In September 2018, many Facebook users came across a message urging women to replace their profile pictures with a black square as part of a "female blackout" in support of victims of domestic abuse:
Tomorrow, female blackout from 8:00 a.m. to 9:00 p.m. Its a movement to show what the world might be like without women. Your profile photo should just be a black square so that men wonder where the women are. Pass it only to women ... It's for a project against domestic abuse. It is no joke. Share it.
Although a "female blackout" might be a good way to "show what the world might be like without women," reposting this message also might not be the best tool for organizing such a demonstration.
This viral Facebook message states that the "female blackout" will be held "tomorrow." However, verbatim copies of this message have been circulating on Facebook for more than a year, which makes use of the temporally relative word "tomorrow" rather uninformative.
This message began circulating in the wake of a legitimate "blackout for women" social media campaign created by the "Red Heart Campaign," a project started by Australian journalist Sherele Moody to support victims of domestic violence, on 28 July 2017. A portion of the Red Heart Campaign's original message can be viewed below:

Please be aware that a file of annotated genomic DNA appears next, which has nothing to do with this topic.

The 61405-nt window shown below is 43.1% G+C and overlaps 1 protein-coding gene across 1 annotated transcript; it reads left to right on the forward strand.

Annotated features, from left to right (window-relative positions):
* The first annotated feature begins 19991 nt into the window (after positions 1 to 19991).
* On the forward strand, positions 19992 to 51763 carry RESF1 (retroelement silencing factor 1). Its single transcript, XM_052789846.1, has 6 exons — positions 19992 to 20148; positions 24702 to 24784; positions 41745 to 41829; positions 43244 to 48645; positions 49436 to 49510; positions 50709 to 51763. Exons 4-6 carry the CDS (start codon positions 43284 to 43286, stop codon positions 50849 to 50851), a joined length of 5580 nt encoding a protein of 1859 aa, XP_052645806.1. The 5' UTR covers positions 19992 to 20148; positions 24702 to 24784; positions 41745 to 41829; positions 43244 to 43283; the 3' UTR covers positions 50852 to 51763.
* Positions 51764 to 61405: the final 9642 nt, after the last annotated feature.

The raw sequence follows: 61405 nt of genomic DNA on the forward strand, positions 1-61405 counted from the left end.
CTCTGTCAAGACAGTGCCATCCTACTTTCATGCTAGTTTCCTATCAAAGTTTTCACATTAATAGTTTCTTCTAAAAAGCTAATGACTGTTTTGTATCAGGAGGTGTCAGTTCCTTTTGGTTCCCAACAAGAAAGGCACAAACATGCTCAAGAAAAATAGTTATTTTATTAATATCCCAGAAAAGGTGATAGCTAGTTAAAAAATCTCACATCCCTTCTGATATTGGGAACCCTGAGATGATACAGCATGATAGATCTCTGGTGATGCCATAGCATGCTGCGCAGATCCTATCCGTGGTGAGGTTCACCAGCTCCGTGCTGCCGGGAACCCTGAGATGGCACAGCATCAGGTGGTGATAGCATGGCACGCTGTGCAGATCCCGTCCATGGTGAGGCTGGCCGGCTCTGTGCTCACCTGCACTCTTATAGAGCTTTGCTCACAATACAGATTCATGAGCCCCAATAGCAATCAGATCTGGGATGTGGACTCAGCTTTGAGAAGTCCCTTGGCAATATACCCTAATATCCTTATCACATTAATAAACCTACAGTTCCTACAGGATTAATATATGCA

?BLACKOUT FOR WOMEN?
Today, we're urging female Facebook users to turn their profile photos black (or use our's) to help highlight violence against women and girls. By joining the world-wide blackout movement we can show how our planet might look if the faces of females are eradicated. Violence against women is never-ending. This year alone, 35 women have been murdered in Australia and all but one of those charged are male. Research shows about 66,000 women are murdered across the world each year.
It appears that the viral "female blackout" message started as an attempt to promote the Red Heart Campaign's July 2017 effort. As that post stated the event would take place "tomorrow," however, the same message has continued to pop up at random times and now gives social media users the perpetual impression that a mass protest is being held on a day in the indeterminate future.